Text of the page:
The ancient Mexican Dia de Los Muertos (Day of the Dead) tradition will be celebrated with art, music, dance, historical perspectives and refreshments at Indiana University Northwest on October 26 from in the Gallery Northwest and Auditorium in Tamarack Hall.
A special treat for the third annual celebration, will include a performance by the Mexican Folkloric Dance Company of Chicago in the Tamarack Auditorium at 7 P.M. This event, made possible through a grant from the National Endowments of the Arts/Heartland Arts Fund, presented to Dr. Anna Osan, assistant professor of Spanish, will also feature a workshop and a lecture at 6 P.M. about the history of Mexico re-told through the dances of the different Mexican states.
Día de Los Muertos is an ancient festival that can be traced back to the Aztec culture with November1st and 2nd as the traditional days to celebrate. The First of November is known as “Night of the Angels,” and it is believed that on this day the spirits of infants and children are reunited with loved ones. It is also believed that on All Souls Day, November 2, deceased adults come back to visit their families. Depending on the region in Mexico, as well as the United States, the way Día de Los Muertos is celebrated varies. In urban areas, festivities tend to be more of a social event, while persons living in rural areas may place more of an emphasis on the religious/spiritual aspects of the holiday.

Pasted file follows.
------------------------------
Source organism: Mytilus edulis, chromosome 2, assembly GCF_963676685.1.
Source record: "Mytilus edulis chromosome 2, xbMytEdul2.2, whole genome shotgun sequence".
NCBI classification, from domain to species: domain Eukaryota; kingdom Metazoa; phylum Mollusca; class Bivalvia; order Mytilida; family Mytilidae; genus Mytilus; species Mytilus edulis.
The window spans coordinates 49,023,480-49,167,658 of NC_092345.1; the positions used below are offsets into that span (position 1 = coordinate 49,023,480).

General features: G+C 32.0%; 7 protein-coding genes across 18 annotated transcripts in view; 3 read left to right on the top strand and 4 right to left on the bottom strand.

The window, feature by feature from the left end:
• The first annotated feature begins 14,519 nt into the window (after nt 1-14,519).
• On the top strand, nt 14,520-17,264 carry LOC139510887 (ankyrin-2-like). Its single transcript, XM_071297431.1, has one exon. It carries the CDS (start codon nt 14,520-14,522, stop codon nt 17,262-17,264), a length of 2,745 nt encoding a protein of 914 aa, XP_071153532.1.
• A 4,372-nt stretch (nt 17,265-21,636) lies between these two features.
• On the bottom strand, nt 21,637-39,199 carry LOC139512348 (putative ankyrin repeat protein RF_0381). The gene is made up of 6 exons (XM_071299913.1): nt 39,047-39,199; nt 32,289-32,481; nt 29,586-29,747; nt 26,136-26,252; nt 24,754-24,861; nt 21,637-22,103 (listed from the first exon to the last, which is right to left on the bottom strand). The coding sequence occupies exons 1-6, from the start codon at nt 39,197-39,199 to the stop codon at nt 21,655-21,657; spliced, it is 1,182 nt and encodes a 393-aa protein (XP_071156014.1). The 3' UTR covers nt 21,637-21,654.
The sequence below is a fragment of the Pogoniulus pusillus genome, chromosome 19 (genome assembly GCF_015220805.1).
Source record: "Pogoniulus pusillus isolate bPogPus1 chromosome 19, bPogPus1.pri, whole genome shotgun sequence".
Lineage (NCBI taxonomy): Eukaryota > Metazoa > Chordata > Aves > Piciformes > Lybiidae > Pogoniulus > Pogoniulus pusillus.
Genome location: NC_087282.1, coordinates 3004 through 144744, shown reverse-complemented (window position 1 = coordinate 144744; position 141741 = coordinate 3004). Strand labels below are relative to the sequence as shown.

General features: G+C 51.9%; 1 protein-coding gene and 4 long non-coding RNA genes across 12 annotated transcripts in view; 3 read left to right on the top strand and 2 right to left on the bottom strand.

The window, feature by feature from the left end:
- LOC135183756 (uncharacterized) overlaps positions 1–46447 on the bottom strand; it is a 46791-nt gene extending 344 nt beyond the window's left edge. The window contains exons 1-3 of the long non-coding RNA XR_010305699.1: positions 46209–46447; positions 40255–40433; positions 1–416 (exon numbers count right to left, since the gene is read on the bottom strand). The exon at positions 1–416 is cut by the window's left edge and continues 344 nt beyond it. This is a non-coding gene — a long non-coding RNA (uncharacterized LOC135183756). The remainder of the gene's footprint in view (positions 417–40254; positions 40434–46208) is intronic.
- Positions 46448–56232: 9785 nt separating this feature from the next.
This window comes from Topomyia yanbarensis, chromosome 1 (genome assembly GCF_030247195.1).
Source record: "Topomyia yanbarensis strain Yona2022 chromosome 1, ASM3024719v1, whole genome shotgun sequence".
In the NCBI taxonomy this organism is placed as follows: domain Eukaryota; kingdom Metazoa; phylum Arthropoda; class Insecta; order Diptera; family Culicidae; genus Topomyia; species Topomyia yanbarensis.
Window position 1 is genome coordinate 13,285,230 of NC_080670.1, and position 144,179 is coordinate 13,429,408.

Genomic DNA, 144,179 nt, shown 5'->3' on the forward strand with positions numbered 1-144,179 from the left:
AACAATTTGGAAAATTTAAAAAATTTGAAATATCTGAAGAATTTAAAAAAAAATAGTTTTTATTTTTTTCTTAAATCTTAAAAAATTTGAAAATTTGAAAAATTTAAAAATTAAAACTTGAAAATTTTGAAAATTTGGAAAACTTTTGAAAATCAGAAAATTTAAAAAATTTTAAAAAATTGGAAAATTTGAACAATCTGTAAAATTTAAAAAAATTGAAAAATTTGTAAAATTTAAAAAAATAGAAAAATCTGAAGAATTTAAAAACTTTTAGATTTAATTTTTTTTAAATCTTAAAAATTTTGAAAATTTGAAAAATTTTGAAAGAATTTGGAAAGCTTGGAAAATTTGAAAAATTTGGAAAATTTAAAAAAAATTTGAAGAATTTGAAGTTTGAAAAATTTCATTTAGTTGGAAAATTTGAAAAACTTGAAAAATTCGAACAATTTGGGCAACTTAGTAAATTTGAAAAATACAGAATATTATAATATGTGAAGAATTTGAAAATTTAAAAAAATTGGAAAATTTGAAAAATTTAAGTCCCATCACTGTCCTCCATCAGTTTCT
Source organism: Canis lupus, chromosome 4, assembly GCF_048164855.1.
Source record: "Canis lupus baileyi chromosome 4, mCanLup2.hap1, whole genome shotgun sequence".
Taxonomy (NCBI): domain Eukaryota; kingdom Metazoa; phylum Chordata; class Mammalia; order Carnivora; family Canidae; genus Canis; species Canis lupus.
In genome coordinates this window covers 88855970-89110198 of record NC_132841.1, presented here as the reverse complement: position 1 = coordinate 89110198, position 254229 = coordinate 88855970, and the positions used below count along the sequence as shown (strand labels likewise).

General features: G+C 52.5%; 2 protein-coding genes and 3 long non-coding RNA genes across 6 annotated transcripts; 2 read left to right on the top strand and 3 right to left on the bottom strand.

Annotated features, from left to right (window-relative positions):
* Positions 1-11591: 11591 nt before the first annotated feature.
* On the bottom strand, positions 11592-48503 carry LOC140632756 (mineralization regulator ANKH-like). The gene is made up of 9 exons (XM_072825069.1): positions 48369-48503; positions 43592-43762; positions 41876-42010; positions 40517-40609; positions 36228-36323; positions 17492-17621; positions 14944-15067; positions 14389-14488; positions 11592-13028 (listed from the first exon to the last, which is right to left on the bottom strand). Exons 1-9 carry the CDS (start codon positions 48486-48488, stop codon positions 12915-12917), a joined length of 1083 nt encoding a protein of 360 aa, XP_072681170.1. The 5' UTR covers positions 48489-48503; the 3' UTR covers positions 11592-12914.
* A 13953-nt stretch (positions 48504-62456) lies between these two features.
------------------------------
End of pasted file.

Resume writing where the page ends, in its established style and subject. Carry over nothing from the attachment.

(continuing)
Currently on display in Gallery Northwest through Nov. 1, are altars built by Portage and East Chicago high school students, community members and IU Northwest campus community members that serve as a reminder of the lives of deceased loved ones. The altars are constructed by the living for the dead, and can include photographs and personal items of the deceased, and various symbolic items. A reception for the altars will be held prior to the performance on October 26 from 5 - 7 p.m. Several altars have been constructed this year and many will honor faculty and staff who have passed away.
Osan, who received her BA in English, Spanish, French from IU Northwest, and a MA and Ph.D. in Spanish from the University of Chicago, garnered the idea for the community-wide Dia de Los Muertos celebration, through her desire for students and community members to take part in the Mexican tradition of building altars to celebrate and honor the deceased. “The development of this exhibit has been a long one,” says Osan, who has worked in conjunction with curator of the exhibit and gallery director Ann Fritz. “It evolved out of my fascination with the way Mexicans view death - as an extension of life, and as another level of greater cosmic order which repeats itself."
Refreshments will also be served. The reception and performance are free and open to the community.
Gallery Northwest is located in Tamarack Hall on the northwest corner of the IU Northwest campus.